This month marks the three-year anniversary of two unsolved murders committed near Loyola’s Lake Shore Campus back in 2018. Years later, the case has gone cold with the killer still missing.
The Chicago Police Department (CPD) still has no leads and the case remains unsolved, CPD said in an email to The Phoenix.
Two men were killed in the murders; 73-year-old Douglass Watts, who was found dead Sept. 30, 2018, while walking his dog about 1.5 miles away from campus and 24-year-old Eliyahu Moscowitz was found shot dead Oct. 1, 2018 near Loyola Park about a mile away from campus, The Phoenix reported.
The offender was described by witnesses to be a Black male, with a thin build and wearing dark clothing, according to a 2018 CPD community crime alert.
After the murders were committed, CPD released footage showing the suspected murderer walking down the street just about an hour before killing Watts. Additional footage showed the suspect running down an alleyway minutes after Watts was shot and killed, The Phoenix reported.
Just a couple of months after the two murders, a reward was posted by CPD for $150,000 — the highest reward ever raised by community members in Chicago — in an attempt to get any information they could about the homicides, The Phoenix reported.
After the killing spree, a Facebook account called “Roam RoPo” was created on Sept. 29, 2018 by a former Loyola student. The page has over 3,000 followers and was created as a space for students to look for ways home and hear crime updates, The Phoenix reported. The owner of the Facebook account didn’t respond to requests for comment.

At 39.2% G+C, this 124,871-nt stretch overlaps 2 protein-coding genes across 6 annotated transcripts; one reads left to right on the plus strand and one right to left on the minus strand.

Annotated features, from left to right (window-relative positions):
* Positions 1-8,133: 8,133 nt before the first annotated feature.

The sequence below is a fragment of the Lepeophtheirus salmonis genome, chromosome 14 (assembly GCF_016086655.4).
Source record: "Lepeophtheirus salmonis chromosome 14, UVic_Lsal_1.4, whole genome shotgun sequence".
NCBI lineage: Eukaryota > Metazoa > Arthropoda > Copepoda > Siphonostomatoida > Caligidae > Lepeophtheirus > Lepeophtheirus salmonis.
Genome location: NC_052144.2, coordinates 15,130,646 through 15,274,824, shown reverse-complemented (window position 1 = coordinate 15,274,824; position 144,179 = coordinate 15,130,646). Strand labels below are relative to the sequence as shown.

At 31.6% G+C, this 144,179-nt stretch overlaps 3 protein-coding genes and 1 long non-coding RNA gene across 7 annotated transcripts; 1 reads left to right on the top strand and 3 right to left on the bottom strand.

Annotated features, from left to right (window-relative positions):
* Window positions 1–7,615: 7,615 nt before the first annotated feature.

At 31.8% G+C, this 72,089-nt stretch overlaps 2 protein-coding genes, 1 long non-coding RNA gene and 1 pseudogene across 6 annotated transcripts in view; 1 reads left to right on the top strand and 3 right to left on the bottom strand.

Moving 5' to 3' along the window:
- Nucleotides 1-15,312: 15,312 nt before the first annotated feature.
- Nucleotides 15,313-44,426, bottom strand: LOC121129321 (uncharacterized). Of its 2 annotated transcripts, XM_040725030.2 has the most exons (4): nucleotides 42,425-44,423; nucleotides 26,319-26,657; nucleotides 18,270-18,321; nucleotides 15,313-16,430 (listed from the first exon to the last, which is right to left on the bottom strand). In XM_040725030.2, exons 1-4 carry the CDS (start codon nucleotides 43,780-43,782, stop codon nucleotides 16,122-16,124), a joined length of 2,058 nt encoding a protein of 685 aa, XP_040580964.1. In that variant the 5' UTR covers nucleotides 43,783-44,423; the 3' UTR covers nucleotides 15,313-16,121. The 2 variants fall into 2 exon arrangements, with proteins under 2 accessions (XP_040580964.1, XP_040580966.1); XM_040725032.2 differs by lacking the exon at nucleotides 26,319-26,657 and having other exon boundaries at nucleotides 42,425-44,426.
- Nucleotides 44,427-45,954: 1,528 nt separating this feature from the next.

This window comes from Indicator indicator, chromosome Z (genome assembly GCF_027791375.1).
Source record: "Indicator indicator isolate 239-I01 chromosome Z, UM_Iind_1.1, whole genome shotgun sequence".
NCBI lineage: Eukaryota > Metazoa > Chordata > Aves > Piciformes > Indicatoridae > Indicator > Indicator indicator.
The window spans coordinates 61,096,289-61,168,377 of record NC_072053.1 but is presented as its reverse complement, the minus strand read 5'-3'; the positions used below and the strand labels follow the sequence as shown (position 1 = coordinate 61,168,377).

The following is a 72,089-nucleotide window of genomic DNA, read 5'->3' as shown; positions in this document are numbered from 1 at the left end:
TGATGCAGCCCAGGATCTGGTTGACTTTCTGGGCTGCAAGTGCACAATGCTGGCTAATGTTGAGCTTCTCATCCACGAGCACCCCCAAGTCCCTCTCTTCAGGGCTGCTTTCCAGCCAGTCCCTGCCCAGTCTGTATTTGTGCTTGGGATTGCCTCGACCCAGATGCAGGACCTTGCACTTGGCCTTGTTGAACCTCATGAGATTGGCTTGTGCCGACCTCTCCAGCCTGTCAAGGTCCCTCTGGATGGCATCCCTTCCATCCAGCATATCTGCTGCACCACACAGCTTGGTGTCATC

During this time, Campus Safety Commander Tim Cunningham said Campus Safety operated under a “directive patrol,” meaning officers were directed depending on what the crimes were at that time and they were aware of the killer and his crimes.
The one thing that struck Cunningham about these killings was the number of rumors that spread about it by the student body, he told The Phoenix.
“It was disheartening to see how people would pick up fake news and run with it like it was real,” Cunningham said. “If someone saw somebody who looked even remotely like the killer, they would say it was him and it wasn’t just at Loyola, it was through the entire area.”
Senior anthropology and political science major Emma Falk said during this time, she heard small rumors about each of the killings.
Falk said being on campus during this time was “a little freaky” and left many students on edge.
“We were definitely a little more on edge, but people handled it with humor on campus,” Falk, 21, said. “We had to cancel our rugby event because we practiced at Loyola Park where one of the killings was. It was scary that they couldn’t catch him, but I wouldn’t say it was something that was always on my mind.”